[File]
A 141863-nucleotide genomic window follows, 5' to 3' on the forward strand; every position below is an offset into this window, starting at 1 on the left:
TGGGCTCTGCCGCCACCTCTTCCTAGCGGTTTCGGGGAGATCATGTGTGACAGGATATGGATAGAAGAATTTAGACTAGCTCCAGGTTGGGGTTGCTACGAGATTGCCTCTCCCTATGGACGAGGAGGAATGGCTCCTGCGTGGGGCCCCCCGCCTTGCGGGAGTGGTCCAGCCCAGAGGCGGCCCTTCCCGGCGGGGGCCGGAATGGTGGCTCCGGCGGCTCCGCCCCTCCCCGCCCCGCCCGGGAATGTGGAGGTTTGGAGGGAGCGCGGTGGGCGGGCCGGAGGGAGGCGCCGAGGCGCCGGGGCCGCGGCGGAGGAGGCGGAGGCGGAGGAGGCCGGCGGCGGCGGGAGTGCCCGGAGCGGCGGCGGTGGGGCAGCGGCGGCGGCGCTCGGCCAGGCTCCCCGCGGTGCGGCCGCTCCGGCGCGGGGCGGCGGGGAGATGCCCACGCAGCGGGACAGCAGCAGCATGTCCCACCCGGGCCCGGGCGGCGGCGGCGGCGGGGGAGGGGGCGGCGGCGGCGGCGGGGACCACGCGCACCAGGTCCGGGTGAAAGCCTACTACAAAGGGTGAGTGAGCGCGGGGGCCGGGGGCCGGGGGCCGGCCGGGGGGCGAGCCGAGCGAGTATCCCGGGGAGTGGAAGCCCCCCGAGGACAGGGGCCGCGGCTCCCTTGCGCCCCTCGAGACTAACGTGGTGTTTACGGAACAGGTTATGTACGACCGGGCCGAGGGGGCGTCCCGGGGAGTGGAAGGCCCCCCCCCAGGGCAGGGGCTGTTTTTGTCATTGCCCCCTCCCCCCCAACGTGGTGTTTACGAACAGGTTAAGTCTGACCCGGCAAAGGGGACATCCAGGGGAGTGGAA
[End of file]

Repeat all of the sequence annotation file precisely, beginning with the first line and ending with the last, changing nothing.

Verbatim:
A 141863-nucleotide genomic window follows, 5' to 3' on the forward strand; every position below is an offset into this window, starting at 1 on the left:
TGGGCTCTGCCGCCACCTCTTCCTAGCGGTTTCGGGGAGATCATGTGTGACAGGATATGGATAGAAGAATTTAGACTAGCTCCAGGTTGGGGTTGCTACGAGATTGCCTCTCCCTATGGACGAGGAGGAATGGCTCCTGCGTGGGGCCCCCCGCCTTGCGGGAGTGGTCCAGCCCAGAGGCGGCCCTTCCCGGCGGGGGCCGGAATGGTGGCTCCGGCGGCTCCGCCCCTCCCCGCCCCGCCCGGGAATGTGGAGGTTTGGAGGGAGCGCGGTGGGCGGGCCGGAGGGAGGCGCCGAGGCGCCGGGGCCGCGGCGGAGGAGGCGGAGGCGGAGGAGGCCGGCGGCGGCGGGAGTGCCCGGAGCGGCGGCGGTGGGGCAGCGGCGGCGGCGCTCGGCCAGGCTCCCCGCGGTGCGGCCGCTCCGGCGCGGGGCGGCGGGGAGATGCCCACGCAGCGGGACAGCAGCAGCATGTCCCACCCGGGCCCGGGCGGCGGCGGCGGCGGGGGAGGGGGCGGCGGCGGCGGCGGGGACCACGCGCACCAGGTCCGGGTGAAAGCCTACTACAAAGGGTGAGTGAGCGCGGGGGCCGGGGGCCGGGGGCCGGCCGGGGGGCGAGCCGAGCGAGTATCCCGGGGAGTGGAAGCCCCCCGAGGACAGGGGCCGCGGCTCCCTTGCGCCCCTCGAGACTAACGTGGTGTTTACGGAACAGGTTATGTACGACCGGGCCGAGGGGGCGTCCCGGGGAGTGGAAGGCCCCCCCCCAGGGCAGGGGCTGTTTTTGTCATTGCCCCCTCCCCCCCAACGTGGTGTTTACGAACAGGTTAAGTCTGACCCGGCAAAGGGGACATCCAGGGGAGTGGAA